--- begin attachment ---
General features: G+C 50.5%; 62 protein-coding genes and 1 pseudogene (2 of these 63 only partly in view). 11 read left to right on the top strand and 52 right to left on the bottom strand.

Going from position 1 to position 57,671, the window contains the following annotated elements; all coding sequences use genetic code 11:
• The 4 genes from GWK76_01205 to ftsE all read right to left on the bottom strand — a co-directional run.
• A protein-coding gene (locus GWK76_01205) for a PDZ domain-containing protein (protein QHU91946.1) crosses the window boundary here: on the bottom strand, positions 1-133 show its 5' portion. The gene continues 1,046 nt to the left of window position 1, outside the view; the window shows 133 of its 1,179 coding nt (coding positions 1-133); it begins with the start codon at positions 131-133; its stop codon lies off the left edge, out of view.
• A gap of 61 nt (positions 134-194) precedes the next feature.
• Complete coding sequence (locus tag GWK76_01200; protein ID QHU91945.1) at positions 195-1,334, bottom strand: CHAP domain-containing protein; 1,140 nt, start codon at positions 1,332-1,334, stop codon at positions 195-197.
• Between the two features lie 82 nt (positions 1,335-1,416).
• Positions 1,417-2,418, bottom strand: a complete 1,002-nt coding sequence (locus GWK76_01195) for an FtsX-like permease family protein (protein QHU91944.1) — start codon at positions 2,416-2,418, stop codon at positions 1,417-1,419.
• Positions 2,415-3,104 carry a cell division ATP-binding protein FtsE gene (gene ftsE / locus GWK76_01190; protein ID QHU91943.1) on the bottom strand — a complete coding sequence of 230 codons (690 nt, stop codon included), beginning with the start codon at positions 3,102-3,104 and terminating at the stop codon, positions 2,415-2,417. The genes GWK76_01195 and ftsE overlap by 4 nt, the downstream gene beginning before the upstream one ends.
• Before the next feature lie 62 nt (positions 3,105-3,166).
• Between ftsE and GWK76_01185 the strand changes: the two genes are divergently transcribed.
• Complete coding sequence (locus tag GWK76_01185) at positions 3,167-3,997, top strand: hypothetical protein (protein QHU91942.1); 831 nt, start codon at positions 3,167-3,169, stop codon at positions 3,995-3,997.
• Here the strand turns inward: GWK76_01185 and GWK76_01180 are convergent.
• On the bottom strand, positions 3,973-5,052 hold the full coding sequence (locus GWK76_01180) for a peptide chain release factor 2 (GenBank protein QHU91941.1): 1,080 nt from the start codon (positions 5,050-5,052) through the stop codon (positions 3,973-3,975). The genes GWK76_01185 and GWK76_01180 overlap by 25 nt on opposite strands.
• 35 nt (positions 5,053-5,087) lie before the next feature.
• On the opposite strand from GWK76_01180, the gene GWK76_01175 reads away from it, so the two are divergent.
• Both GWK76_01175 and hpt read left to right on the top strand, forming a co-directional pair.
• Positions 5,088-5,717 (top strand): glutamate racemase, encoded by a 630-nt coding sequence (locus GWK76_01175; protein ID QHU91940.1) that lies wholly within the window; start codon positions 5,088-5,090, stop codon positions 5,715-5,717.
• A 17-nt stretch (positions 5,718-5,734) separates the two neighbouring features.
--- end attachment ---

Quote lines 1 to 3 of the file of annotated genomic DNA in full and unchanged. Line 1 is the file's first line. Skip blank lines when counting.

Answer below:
General features: G+C 50.5%; 62 protein-coding genes and 1 pseudogene (2 of these 63 only partly in view). 11 read left to right on the top strand and 52 right to left on the bottom strand.

Going from position 1 to position 57,671, the window contains the following annotated elements; all coding sequences use genetic code 11:
• The 4 genes from GWK76_01205 to ftsE all read right to left on the bottom strand — a co-directional run.